• Kim November 17, 2015 at 3:58 am

      Krista – The key to using Pentacryl successfully is to completely saturate the wood and then dry it slowly. Since the stumps are too large to soak, you can brush the Pentacryl on. Start by laying plastic down with some small wood stickers (I use chopsticks) and set the stump on top. Using a paint brush, apply Pentacryl on the top of the stump and cover with plastic so the wood doesn’t dry out. Once the Pentacryl is soaked in apply another coat and again cover with plastic. Continue this process until the wood is saturated (you will see the Pentacryl start to come out the bottom).

      Once saturated, remove the plastic, let the stump air dry for a few hours, then cut out and tape cardboard to the ends. This will slow down the drying to the end grain (which dries first). Lay the stump on it’s side (the bark side) so it can dry evenly. Yes, you should allow a piece that size to dry at least 6 months to a year. Preferably, dry the piece in a cool area away from heat, like a basement.

  25. Stacy claypool December 27, 2015 at 3:45 pm

    Is it safe to use on birch bark? Will it remain white or discolor?

  26. Daniel January 4, 2016 at 7:58 pm

    I have fresh cut twisted logs and I don’t want the ends to split, I evidently want to cut into them but until then well this stabilizer work?

    • Kim January 7, 2016 at 10:15 am

      Daniel – To prevent the ends of your logs from splitting, we recommend applying the End Grain Sealer. This is just a wax emulsion that will sit on the surface of the wood to prevent the ends from drying and cracking. It can be scraped, sand or cut off when ready. Once the log is cut, treat the cut pieces with Pentacryl to stabilize them.

  27. Heather January 6, 2016 at 7:08 pm

    My brother-in-law cut a fallen cedar tree into logs for me so I can cut the logs into slices for my wedding. The tree had been on the ground for a few months at least prior to cutting into logs and the logs have been in my garage for two weeks now. Is this tree still considered “green” or should I not expect much shrinkage once I cut the slices since the tree had been down for quite some time? Not sure if I will need to preserve the slices after cutting.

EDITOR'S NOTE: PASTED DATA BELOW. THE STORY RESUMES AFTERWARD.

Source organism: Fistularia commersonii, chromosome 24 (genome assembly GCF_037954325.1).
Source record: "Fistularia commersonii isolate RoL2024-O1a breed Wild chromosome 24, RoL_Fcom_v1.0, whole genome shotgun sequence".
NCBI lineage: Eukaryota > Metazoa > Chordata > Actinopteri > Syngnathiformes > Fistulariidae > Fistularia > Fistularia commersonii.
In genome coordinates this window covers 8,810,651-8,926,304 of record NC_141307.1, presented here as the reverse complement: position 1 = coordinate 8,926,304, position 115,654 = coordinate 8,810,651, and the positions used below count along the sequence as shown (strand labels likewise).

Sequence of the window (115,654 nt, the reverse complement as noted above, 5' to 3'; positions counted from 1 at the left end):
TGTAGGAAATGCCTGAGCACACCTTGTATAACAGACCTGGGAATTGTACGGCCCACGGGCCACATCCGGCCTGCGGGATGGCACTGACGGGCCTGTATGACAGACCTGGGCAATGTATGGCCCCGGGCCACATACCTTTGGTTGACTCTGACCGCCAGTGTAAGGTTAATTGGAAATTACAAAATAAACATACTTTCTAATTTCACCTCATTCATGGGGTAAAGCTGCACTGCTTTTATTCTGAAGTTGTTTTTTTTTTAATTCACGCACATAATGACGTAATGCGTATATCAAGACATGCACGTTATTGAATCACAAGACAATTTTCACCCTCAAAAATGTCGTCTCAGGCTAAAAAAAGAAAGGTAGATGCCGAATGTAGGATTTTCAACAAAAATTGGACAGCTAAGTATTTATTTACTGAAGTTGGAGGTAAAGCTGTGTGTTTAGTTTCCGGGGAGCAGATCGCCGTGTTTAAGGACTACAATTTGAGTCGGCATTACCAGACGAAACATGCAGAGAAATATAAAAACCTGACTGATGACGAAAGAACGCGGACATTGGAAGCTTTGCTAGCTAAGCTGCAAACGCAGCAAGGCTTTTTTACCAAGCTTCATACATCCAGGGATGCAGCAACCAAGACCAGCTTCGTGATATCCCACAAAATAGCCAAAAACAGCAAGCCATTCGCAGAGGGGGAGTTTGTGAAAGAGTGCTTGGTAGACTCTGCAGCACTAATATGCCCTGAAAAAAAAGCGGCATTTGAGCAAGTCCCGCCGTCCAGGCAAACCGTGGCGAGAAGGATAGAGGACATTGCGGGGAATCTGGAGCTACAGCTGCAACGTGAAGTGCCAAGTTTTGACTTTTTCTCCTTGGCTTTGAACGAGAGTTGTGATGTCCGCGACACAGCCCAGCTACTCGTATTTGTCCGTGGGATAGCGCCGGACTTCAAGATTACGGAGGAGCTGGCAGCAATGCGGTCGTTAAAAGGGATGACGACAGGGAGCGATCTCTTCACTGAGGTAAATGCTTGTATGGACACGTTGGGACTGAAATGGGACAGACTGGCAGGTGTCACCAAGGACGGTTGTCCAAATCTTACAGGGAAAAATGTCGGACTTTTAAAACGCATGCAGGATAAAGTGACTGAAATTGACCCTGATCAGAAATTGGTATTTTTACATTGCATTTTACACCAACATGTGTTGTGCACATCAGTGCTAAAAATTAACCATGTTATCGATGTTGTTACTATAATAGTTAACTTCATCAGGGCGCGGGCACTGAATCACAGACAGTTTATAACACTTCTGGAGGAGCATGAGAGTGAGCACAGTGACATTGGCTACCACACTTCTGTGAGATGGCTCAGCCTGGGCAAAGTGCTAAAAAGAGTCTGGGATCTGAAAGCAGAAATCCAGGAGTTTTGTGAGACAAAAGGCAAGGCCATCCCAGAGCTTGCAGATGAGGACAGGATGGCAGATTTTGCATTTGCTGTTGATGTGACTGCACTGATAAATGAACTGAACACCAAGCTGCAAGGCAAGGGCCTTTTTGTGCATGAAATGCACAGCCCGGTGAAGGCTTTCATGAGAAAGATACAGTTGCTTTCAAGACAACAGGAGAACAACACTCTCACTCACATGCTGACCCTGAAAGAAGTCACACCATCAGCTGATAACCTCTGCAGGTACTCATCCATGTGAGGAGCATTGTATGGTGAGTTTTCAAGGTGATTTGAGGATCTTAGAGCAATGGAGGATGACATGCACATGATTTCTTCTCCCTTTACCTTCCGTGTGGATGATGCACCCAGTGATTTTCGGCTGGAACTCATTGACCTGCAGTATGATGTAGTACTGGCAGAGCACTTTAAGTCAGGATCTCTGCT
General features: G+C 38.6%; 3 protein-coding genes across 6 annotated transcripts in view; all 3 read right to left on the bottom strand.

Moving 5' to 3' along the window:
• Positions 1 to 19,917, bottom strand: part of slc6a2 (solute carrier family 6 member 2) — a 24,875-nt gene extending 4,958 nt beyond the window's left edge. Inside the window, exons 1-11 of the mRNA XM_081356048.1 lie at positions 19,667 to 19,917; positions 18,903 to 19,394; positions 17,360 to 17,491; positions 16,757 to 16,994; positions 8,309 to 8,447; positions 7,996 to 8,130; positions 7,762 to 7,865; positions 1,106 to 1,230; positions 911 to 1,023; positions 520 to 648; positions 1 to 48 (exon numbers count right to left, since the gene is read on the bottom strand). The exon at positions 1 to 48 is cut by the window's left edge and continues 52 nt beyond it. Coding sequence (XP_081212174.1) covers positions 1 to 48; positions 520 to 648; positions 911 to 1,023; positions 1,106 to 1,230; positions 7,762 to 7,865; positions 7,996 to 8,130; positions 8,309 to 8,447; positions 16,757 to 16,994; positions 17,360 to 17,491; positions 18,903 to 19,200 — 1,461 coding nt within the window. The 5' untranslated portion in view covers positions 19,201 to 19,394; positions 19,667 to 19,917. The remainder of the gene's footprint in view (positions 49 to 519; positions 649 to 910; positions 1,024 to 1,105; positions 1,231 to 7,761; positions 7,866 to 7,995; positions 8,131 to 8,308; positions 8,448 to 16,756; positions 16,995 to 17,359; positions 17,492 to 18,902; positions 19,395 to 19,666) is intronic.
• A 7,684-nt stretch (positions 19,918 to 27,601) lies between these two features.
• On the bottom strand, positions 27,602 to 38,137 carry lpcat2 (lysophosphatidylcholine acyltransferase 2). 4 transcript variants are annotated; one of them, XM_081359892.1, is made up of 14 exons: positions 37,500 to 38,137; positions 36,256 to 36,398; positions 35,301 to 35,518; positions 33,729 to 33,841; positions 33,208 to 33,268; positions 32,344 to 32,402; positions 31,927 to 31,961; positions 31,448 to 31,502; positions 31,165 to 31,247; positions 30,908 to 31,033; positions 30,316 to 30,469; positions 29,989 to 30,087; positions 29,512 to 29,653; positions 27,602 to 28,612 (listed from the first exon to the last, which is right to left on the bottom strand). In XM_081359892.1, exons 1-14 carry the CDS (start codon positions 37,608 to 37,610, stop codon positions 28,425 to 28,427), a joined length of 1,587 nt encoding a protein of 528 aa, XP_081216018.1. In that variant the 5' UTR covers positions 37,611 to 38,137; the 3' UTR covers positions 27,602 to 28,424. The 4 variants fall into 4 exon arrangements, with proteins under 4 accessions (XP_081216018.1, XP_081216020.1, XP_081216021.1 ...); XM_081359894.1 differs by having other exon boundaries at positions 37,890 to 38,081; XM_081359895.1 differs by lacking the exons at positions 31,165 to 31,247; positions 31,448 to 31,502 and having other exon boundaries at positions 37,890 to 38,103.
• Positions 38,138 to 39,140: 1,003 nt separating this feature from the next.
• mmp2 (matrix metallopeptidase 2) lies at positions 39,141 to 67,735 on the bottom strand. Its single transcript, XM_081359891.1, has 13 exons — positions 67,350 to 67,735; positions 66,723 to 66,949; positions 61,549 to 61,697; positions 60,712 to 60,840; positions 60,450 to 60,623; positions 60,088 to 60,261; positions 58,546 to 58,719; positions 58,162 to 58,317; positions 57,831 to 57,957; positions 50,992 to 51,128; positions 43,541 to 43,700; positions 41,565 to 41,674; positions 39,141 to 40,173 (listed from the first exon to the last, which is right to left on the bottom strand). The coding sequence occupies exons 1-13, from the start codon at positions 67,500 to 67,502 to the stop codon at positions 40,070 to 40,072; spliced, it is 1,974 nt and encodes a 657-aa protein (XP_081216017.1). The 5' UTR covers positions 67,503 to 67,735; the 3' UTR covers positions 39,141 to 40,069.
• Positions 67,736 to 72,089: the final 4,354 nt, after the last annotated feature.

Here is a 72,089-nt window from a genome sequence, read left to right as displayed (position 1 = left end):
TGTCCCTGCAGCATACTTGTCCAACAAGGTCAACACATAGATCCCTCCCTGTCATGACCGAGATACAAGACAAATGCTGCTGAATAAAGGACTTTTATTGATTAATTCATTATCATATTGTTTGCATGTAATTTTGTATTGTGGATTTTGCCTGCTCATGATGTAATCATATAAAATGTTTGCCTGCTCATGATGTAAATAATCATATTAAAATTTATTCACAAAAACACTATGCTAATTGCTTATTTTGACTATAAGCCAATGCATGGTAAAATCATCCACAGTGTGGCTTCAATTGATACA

• Kim January 7, 2016 at 4:52 am

      Heather – Even though the tree was fallen and cut a few months ago, it will still be quite “wet” inside once it is cut. We recommend treating the wood with Pentacryl as soon as you cut them into “cookies”. The key to stabilizing this type of cut, is to be sure to completely saturate the wood with Pentacryl and dry them slowly. See the guide on our website for treating cookies with Pentacryl:

      Stabilizing Cross-Cut Sections of Wood

  28. Jenni January 11, 2016 at 7:16 pm

    Hi,
    Would I be able to paint with acrylics into the wood once the process is finished?

    Jenni

    • Kim January 12, 2016 at 4:10 pm

      Yes, once the Pentacryl treated wood has dried, it will look and feel like the original wood. The surface can be sanded, stained, glued, wood burned, sealed and yes, painted.

      If needed, the surface can be wiped down with mineral spirits first. Let the wood dry overnight prior to painting.

  29. Robert Newbern February 23, 2016 at 10:21 am

    I have some large cookies (~3 ft in dia and 3-4 inches thick) of black walnut and tulip poplar. I have treated two (one of each) with a gallon of pentacryl on both sides. About 3 weeks ago cardboard was taped to both sides and they have been stored on edge. When the cardboard was applied, each of the cookies was very wet as indicated by a moisture meter. Now they are in the 20-30% region. What should be the target moisture level before we can begin sanding?

    • Kim March 2, 2016 at 9:32 pm